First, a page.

Surplus Lines & Special Coverages
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Excess & Surplus (E&S) Lines Insurance
any type of coverage that cannot be placed with an admitted insurer in a certain jurisdiction.
Effects of the Excess & Surplus Market
- The E&S market is characterized by limited regulation, which has two effects
- Insurers can set premiums for coverage as they see fit.
- They can offer policy forms on a nonstandardized and often case-by-case basis.
Surplus Lines Broker
a broker who is licensed to place coverage with nonadmitted insurers.
Managing General Agents (MGA)
a wholesale insurance intermediary with the authority to accept placements from retail agents on behalf of an insurer. MGAs generally provide underwriting and administrative services.
For a risk to be placed with a nonadmitted insurer, it must be rejected by at least threeadmitted insurers. Wholesale brokers must maintain the documentation showing that a diligent search was performed in trying to place the business in the admitted market.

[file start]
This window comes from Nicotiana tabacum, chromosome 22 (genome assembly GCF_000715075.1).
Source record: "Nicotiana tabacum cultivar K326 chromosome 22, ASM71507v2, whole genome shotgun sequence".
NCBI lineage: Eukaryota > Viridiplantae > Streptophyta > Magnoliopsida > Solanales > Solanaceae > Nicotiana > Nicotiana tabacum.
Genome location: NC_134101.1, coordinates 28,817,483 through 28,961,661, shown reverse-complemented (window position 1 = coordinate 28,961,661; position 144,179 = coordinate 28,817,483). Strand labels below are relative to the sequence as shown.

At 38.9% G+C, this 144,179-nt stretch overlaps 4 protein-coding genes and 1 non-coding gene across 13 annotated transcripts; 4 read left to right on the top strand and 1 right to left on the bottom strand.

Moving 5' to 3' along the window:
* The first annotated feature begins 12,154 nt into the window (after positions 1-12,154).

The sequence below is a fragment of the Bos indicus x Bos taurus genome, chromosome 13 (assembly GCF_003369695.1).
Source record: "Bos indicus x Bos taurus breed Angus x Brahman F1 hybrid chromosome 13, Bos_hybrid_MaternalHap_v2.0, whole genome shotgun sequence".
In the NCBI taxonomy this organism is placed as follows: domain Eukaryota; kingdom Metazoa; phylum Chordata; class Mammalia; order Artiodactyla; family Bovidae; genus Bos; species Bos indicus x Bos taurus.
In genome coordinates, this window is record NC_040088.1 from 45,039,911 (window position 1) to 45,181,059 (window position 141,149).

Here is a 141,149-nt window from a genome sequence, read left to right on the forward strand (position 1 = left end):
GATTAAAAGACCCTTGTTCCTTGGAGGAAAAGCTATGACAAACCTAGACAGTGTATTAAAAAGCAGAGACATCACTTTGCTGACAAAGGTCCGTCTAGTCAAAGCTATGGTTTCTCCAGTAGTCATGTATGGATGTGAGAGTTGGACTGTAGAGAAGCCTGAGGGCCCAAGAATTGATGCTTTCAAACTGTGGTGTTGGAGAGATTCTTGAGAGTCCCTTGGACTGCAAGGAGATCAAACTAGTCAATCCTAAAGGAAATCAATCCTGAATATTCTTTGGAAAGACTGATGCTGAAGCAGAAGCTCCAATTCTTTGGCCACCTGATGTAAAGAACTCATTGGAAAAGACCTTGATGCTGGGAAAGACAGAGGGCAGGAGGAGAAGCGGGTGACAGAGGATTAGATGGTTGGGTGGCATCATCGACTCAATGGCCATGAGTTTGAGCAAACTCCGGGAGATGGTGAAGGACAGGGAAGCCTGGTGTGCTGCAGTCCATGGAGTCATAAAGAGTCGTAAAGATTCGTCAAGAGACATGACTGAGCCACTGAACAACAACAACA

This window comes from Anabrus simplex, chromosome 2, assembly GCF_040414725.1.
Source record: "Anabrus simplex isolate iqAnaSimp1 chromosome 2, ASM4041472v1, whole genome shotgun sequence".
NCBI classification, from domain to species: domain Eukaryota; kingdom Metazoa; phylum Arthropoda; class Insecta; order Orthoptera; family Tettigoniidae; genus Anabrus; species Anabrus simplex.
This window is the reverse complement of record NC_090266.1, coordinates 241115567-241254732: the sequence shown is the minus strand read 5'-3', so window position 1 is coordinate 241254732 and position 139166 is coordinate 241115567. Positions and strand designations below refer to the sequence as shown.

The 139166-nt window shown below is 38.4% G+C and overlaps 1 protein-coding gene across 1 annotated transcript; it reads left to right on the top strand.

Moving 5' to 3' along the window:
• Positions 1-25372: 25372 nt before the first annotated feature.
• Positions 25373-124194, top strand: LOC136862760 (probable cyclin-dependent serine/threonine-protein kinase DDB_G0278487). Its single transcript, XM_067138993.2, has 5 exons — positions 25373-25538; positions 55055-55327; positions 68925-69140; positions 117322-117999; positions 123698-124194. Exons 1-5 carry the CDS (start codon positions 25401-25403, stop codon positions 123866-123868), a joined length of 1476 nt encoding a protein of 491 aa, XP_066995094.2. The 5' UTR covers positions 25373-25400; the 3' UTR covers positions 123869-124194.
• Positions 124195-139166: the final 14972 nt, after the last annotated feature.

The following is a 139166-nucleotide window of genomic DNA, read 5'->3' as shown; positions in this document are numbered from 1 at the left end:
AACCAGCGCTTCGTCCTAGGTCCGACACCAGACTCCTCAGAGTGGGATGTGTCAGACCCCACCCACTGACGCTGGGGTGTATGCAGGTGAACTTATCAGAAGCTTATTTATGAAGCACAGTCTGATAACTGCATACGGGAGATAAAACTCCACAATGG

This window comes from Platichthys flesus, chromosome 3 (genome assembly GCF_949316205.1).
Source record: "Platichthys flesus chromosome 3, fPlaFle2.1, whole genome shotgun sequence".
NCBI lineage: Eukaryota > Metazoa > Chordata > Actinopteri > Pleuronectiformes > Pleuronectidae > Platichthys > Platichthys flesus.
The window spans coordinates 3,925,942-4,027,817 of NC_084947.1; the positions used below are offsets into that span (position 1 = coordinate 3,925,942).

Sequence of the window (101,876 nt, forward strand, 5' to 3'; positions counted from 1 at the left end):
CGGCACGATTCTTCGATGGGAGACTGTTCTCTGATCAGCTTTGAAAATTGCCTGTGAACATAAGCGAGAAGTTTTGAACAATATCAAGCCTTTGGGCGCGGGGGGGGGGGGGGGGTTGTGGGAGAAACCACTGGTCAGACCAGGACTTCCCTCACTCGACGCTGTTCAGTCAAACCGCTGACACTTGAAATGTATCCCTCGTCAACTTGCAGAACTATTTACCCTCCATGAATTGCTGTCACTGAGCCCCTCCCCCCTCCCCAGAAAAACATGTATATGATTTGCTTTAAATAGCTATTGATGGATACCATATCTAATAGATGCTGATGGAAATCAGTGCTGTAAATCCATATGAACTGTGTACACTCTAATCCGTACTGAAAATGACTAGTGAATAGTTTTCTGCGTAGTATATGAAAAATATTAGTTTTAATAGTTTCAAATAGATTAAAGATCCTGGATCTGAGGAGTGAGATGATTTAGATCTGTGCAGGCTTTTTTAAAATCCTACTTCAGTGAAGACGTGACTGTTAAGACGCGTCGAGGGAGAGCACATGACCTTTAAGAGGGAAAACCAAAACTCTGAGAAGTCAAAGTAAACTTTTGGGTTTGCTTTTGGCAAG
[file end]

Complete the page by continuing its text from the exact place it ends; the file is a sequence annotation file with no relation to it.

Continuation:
An exportable list is a list of risks that are inherently so hard to place that the state regulator has waived the diligent search requirement for those risks.
Earthquake deductibles for direct property damage are usually expressed as a percentage of the structural value. The deductible usually ranges from 5 to 10 percent of the insured value. Especially important is whether the deductible applies per structure or per location, because a location can have multiple structures. An earthquake may include aftershocks occurring within a certain time period, such as 72 hours.
protects against loss of crops arising from natural disasters, such as drought and hail.
Private Crop-Hail vs. Government Crop-Hail
- Private: first dollar coverage; no subsidy; flexible deadline; coverage based on acre.
- Government: built-in deductible; subsidy; stricter deadline; based on yield.
- 8 States: Alabama, Florida, Georgia, Louisiana, Mississippi, North Carolina, South Carolina, and Texas.
- Insurers in all eight states are required to have plan.
- Mobile homes are ineligible.
- Usually large deductibles.
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